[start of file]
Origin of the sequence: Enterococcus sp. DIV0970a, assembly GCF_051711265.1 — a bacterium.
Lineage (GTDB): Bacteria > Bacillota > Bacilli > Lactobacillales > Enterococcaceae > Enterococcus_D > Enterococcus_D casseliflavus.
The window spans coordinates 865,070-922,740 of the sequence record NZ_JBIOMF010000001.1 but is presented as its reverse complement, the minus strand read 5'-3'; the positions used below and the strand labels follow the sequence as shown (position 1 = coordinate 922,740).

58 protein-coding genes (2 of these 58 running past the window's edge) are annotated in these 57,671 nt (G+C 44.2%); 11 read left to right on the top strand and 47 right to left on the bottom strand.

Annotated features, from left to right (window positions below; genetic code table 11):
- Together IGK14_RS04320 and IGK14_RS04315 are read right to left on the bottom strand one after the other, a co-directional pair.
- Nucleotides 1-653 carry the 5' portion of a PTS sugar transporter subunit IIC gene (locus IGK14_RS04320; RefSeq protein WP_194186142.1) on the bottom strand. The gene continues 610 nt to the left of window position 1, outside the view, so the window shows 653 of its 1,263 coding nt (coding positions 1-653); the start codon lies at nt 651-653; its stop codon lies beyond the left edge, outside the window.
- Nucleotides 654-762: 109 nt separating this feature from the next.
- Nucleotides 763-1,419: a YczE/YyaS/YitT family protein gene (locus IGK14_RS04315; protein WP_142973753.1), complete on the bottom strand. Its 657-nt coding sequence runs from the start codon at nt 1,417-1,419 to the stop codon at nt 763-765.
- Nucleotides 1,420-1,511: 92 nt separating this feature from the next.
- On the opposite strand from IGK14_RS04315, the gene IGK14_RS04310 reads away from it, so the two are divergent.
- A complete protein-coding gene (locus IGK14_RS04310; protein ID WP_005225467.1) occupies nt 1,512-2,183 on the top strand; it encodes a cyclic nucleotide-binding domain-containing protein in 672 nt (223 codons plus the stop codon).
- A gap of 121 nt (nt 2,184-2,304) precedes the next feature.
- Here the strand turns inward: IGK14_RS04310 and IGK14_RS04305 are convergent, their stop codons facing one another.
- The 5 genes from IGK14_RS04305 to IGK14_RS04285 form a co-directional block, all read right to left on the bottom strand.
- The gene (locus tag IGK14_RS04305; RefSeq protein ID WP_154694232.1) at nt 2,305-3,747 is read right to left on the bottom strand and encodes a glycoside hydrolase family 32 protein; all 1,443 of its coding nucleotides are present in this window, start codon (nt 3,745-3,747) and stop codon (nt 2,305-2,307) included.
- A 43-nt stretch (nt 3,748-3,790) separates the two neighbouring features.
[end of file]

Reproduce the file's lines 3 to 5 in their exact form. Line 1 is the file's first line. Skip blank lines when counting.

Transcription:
The window spans coordinates 865,070-922,740 of the sequence record NZ_JBIOMF010000001.1 but is presented as its reverse complement, the minus strand read 5'-3'; the positions used below and the strand labels follow the sequence as shown (position 1 = coordinate 922,740).

58 protein-coding genes (2 of these 58 running past the window's edge) are annotated in these 57,671 nt (G+C 44.2%); 11 read left to right on the top strand and 47 right to left on the bottom strand.

Annotated features, from left to right (window positions below; genetic code table 11):